A revolutionary cancer treatment breakthrough

Plus: the latest on HPAI, vet connections & the business of vet med

Hello 👋 

Welcome back to another edition of Weekend Rounds!

As we shed light on the ever-evolving world of animal healthcare, we promise to eclipse your expectations. Our goal is to provide you with insights as illuminating as a solar eclipse, but without the need for protective eyewear! Stay tuned for a journey that’s sure to be totally enlightening.

Okay, enough of that. Here’s the latest in the world of vet med:

🐔 The spread of HPAI
💼 Business round up
💡 Game changing innovations
🟪 Veterinary Connections #4
🚀 Quick hits

HPAI Watch

This season’s bird frenzy started over three weeks ago when cattle in Texas began falling ill with what officials called “mystery dairy cow disease”.

Then, on March 25th US officials announced that positive cases of HPAI (highly pathogenic avian flu) were discovered in in dairy cows in Texas, Kansas, and New Mexico. The affected cattle were presenting with decreased milk production, low appetite, and other symptoms.

The announcement came a week after HPAI was discovered in a goats on a Minnesota farm where there had been an outbreak of bird flu among poultry. It’s believed to be the first time bird flu has been found in U.S. livestock. And on Friday, The Ohio Department of Agriculture confirmed that HPAI was found in an Ohio dairy herd.

It would appear that it’s spreading like… well, the flu.

Meanwhile, HPAI continues to wreak havoc amongst poultry. The United States’ largest producer of fresh eggs temporarily halted production at one of its facilities in Texas after detecting HPAI and depopulating 1.9 million birds as a result of the outbreak.

While the threat to humans remain low, the virus is becoming increasingly common in non-bird species including cows, pigs, mink, cat, dogs, and seals. But the second-ever human infection in the U.S. was reported just days ago in Texas, and some scientists are worried about the rate at which it is evolving and jumping between species.

Business Round Up

Last week we covered the latest business stories from Loyal, VetIQ, and VetChip. But the headlines keep on coming in the business of vet med. We don’t always include a business round up in Weekend Rounds, but this week happens to be jammed pack with a bit of everything: layoffs, clinic expansions, lawsuits, patents and more…

Game Changing Innovations

Two interesting stories on medical innovations caught our eye this week.

First, Mars Veterinary announced a new pilot project that captures unused anesthetic gas to help prevent harmful greenhouse gases from entering the atmosphere.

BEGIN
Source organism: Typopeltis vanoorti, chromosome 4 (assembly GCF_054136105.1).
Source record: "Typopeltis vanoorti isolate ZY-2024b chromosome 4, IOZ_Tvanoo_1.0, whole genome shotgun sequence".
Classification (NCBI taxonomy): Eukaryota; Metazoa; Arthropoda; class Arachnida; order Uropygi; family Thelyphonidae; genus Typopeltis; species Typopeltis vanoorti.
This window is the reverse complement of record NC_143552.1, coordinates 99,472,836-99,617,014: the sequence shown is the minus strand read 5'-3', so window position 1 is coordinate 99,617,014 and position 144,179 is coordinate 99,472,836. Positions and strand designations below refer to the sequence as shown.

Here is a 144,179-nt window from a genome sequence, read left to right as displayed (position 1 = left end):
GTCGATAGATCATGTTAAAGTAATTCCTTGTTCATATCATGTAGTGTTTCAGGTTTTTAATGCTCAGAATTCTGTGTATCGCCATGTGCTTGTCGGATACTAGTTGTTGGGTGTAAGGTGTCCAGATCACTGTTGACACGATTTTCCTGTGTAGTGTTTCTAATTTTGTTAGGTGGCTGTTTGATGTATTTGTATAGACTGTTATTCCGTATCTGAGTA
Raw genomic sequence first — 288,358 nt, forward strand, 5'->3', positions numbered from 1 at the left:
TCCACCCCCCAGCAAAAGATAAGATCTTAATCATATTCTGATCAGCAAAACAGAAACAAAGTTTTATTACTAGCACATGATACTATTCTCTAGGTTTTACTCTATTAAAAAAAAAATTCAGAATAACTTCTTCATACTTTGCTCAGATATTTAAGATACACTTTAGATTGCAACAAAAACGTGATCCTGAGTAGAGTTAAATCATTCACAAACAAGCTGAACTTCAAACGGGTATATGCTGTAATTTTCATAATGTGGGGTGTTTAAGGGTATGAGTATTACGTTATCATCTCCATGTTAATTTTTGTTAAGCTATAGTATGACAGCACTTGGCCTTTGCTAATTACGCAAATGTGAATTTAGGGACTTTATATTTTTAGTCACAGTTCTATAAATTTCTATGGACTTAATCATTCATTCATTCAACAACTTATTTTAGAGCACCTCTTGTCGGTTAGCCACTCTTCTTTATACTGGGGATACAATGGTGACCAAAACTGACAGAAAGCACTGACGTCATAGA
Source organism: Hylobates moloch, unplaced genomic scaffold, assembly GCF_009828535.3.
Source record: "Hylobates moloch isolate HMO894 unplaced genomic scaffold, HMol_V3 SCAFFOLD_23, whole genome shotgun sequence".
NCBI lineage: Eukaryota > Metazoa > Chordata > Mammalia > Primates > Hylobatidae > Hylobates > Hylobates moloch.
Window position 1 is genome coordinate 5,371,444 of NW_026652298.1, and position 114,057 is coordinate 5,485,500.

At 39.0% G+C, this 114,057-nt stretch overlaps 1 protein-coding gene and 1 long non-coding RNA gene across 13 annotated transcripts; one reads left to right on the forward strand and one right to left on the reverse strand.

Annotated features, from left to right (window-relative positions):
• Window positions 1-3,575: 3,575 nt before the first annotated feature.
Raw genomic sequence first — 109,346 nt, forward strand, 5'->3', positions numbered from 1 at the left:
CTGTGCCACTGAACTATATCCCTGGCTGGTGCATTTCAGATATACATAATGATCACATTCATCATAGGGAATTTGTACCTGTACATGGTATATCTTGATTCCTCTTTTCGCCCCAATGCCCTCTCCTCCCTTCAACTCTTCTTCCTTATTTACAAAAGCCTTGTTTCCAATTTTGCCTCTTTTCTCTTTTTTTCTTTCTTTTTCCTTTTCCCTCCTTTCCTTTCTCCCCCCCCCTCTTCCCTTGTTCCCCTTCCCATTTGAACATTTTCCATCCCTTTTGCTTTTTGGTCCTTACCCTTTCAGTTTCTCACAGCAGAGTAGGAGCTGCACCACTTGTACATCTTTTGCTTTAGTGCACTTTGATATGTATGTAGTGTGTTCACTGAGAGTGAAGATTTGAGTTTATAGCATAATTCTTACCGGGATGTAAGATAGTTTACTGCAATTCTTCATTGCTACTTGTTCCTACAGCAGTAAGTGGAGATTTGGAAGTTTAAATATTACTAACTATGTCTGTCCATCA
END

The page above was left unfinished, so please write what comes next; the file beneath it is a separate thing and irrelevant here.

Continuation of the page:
During a typical anesthetic procedure, approximately 95 percent of the anesthetic is exhaled, while just five percent of the anesthetic agent is absorbed and metabolized. The unused gas is significant contributor to the high carbon footprint of veterinary healthcare.

The one-year pilot project will implement SageTech’s technology - which is already used in human medicine - into 10 of Linnaeus veterinary practices in the UK. As far as we can tell, this seems to replace your standard soda lime filter.

Also this week, Science Alert had a feature on the Canine EGFR/HER2 Peptide Cancer Immunotherapeutic which has been showing incredibly promising results in clinical trials.

More than 300 dogs have been treated with the vaccine in trials since 2016, and the twelve-month survival rate for canines with certain cancers has increased 25% and tumors in many of the animals have also shrunk.

The treatment was developed as an offshoot of autoimmune disease, where the immune system damages the body's own tissue rather than any invading threats. As outlined in a 2021 study, the treatment activates the dog’s immune system to attack cancer instead. The immune produce antibody defenses, which attach themselves to tumors and interfere with their growth patterns. The treatment is being used for osteosarcoma metastasis at this time, which expands the toolkit for immunotherapy beyond lymphoma and melanoma.

In veterinary oncology, our toolbox is much smaller than that of human oncology. This vaccine is truly revolutionary. I couldn't be more excited to be a veterinary oncologist.

Veterinary oncologist Dr. Gerry Post, Yale School of Medicine

Veterinary Connections

As long as you keep playing, we’ll keep making them! In fact, do us a favour and use your unique referral link to share Weekend Rounds and this brand new Veterinary Connections puzzle with a friend!

Reply to this email or message us on Instagram when you’ve found all 4 groups of 4!

Connections is a game popularized by The New York Times. Veterinary Connections uses a similar format solely for the purposes of education. Play todays New York Times Connections here.

Quick Hits

Here are some of the other stories that caught our eye and we're following this week from around the veterinary world and animal kingdom:

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